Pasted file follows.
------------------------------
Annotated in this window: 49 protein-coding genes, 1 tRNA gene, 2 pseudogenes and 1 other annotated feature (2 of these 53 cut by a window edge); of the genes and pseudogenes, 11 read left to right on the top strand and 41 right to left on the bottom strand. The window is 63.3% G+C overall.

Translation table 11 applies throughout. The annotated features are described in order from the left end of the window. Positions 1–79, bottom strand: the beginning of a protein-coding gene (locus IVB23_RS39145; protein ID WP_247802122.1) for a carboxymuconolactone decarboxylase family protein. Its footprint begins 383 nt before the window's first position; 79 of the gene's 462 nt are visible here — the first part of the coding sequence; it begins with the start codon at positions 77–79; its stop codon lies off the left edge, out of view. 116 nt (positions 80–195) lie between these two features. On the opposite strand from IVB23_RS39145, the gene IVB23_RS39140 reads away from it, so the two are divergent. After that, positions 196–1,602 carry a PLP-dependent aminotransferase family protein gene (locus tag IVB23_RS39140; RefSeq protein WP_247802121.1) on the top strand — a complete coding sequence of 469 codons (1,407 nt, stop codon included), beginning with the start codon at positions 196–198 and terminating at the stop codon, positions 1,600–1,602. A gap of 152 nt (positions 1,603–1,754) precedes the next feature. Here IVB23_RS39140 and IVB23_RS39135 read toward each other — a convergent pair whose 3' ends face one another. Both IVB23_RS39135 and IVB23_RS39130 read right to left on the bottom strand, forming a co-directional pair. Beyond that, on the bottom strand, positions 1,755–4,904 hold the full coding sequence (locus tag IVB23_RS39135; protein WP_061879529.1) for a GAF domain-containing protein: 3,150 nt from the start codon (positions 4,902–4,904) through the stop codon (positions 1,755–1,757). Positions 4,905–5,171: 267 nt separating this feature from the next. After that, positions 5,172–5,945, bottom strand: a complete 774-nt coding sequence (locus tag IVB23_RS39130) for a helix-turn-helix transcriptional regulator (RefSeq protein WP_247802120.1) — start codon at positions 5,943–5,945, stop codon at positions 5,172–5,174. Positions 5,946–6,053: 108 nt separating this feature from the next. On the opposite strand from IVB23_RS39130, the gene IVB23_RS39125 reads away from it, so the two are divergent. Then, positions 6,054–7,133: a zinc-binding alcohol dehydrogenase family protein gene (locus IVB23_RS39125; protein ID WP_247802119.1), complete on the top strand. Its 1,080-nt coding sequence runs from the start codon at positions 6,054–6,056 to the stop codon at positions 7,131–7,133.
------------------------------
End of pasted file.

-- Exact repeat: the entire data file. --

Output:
Annotated in this window: 49 protein-coding genes, 1 tRNA gene, 2 pseudogenes and 1 other annotated feature (2 of these 53 cut by a window edge); of the genes and pseudogenes, 11 read left to right on the top strand and 41 right to left on the bottom strand. The window is 63.3% G+C overall.

Translation table 11 applies throughout. The annotated features are described in order from the left end of the window. Positions 1–79, bottom strand: the beginning of a protein-coding gene (locus IVB23_RS39145; protein ID WP_247802122.1) for a carboxymuconolactone decarboxylase family protein. Its footprint begins 383 nt before the window's first position; 79 of the gene's 462 nt are visible here — the first part of the coding sequence; it begins with the start codon at positions 77–79; its stop codon lies off the left edge, out of view. 116 nt (positions 80–195) lie between these two features. On the opposite strand from IVB23_RS39145, the gene IVB23_RS39140 reads away from it, so the two are divergent. After that, positions 196–1,602 carry a PLP-dependent aminotransferase family protein gene (locus tag IVB23_RS39140; RefSeq protein WP_247802121.1) on the top strand — a complete coding sequence of 469 codons (1,407 nt, stop codon included), beginning with the start codon at positions 196–198 and terminating at the stop codon, positions 1,600–1,602. A gap of 152 nt (positions 1,603–1,754) precedes the next feature. Here IVB23_RS39140 and IVB23_RS39135 read toward each other — a convergent pair whose 3' ends face one another. Both IVB23_RS39135 and IVB23_RS39130 read right to left on the bottom strand, forming a co-directional pair. Beyond that, on the bottom strand, positions 1,755–4,904 hold the full coding sequence (locus tag IVB23_RS39135; protein WP_061879529.1) for a GAF domain-containing protein: 3,150 nt from the start codon (positions 4,902–4,904) through the stop codon (positions 1,755–1,757). Positions 4,905–5,171: 267 nt separating this feature from the next. After that, positions 5,172–5,945, bottom strand: a complete 774-nt coding sequence (locus tag IVB23_RS39130) for a helix-turn-helix transcriptional regulator (RefSeq protein WP_247802120.1) — start codon at positions 5,943–5,945, stop codon at positions 5,172–5,174. Positions 5,946–6,053: 108 nt separating this feature from the next. On the opposite strand from IVB23_RS39130, the gene IVB23_RS39125 reads away from it, so the two are divergent. Then, positions 6,054–7,133: a zinc-binding alcohol dehydrogenase family protein gene (locus IVB23_RS39125; protein ID WP_247802119.1), complete on the top strand. Its 1,080-nt coding sequence runs from the start codon at positions 6,054–6,056 to the stop codon at positions 7,131–7,133.